Pursuant to § 125(d)(2)(A), a § 125 cafeteria plan generally does not include any plan that provides for deferred compensation. Proposed regulations under § 125 that predated the enactment of the Act generally have prohibited participants from using contributions made for one plan year to purchase a benefit that will be provided in a subsequent plan year. Commonly referred to as the “use-or-lose” rule, this requires that unused benefits or contributions remaining as of the end of the plan year (that is, amounts credited to a health FSA participant's account that remain unused, referred to below as “unused amounts”) be forfeited. See Prop. Treas. Reg. §§ 1.125–1(c)(7)(C), 1.125–1(o), and 1.125–5(c).

In 2005, the Treasury Department and the IRS modified the use-or-lose rule by adopting the grace period rule. Under the grace period rule, a § 125 cafeteria plan may permit an employee to use amounts remaining from the previous year (including amounts remaining in a health FSA) to pay expenses incurred for certain qualified benefits during the period of up to two months and 15 days immediately following the end of the plan year. See Notice 2005–42, 2005–1 C.B. 1204, and Prop. Treas. Reg. § 1.125–1(e). This exception was based on other areas of tax law that do not treat certain arrangements as providing for deferred compensation if the compensation payment is made no later than the fifteenth day of the third month after the taxable year in which the services are performed. See, for example, Treas. Reg. § 1.404(b)–1T, Q&A–2.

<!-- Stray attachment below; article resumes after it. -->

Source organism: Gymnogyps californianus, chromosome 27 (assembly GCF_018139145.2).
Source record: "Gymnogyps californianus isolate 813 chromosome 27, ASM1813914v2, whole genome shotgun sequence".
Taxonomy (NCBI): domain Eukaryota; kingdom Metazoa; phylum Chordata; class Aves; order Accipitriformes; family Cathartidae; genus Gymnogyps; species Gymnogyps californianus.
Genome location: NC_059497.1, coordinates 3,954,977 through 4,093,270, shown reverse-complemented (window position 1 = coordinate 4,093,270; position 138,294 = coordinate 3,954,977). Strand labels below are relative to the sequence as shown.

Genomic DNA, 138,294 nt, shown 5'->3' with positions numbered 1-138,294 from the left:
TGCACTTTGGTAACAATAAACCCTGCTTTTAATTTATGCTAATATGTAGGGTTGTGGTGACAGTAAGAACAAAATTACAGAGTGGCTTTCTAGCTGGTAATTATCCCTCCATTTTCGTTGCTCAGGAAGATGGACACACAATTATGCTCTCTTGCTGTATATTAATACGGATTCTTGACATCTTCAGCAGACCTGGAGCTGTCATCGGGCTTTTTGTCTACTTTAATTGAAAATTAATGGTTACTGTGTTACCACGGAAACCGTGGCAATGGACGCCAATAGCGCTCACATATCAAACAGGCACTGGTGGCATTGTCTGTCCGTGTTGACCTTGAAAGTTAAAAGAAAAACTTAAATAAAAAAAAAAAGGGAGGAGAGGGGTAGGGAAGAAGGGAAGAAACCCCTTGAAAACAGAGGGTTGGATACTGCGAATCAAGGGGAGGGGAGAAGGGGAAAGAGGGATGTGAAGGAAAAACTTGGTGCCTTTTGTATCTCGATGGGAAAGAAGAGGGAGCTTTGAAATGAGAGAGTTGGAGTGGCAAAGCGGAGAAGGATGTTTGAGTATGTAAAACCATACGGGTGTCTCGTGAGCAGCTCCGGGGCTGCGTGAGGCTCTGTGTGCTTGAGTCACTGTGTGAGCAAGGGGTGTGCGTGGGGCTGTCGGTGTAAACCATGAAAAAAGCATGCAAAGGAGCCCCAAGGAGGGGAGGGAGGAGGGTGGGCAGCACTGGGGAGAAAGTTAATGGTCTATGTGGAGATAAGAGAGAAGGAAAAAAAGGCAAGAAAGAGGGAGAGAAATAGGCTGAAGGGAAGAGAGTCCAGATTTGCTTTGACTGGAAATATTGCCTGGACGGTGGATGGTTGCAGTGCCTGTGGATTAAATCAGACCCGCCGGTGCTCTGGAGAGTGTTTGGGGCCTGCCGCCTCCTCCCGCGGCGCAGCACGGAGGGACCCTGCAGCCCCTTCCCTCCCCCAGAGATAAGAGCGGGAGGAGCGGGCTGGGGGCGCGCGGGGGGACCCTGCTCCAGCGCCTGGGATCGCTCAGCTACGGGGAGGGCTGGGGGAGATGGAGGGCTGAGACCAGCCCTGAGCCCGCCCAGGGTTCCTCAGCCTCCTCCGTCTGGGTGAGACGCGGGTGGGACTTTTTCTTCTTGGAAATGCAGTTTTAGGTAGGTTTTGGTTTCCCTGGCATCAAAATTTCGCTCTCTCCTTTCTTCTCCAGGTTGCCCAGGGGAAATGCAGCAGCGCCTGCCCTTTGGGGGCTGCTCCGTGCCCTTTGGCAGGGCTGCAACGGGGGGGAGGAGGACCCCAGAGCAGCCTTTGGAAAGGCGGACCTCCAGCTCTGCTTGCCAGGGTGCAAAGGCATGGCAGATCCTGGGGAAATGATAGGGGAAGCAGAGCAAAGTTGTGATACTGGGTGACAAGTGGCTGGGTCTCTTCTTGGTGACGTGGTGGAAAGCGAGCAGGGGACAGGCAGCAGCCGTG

Section 125(i)[5] provides that, beginning in 2013, a health FSA is not treated as a qualified benefit unless the § 125 cafeteria plan limits each employee's salary reduction contributions to the health FSA to no more than $2,500 per taxable year (as indexed for cost-of-living adjustments). Notice 2012–40, 2012–26 I.R.B. 1046, provides that the term “taxable year” in § 125(i) refers to the plan year of the § 125 cafeteria plan, so that the limit is applicable only beginning with the first day of the first plan year beginning in 2013.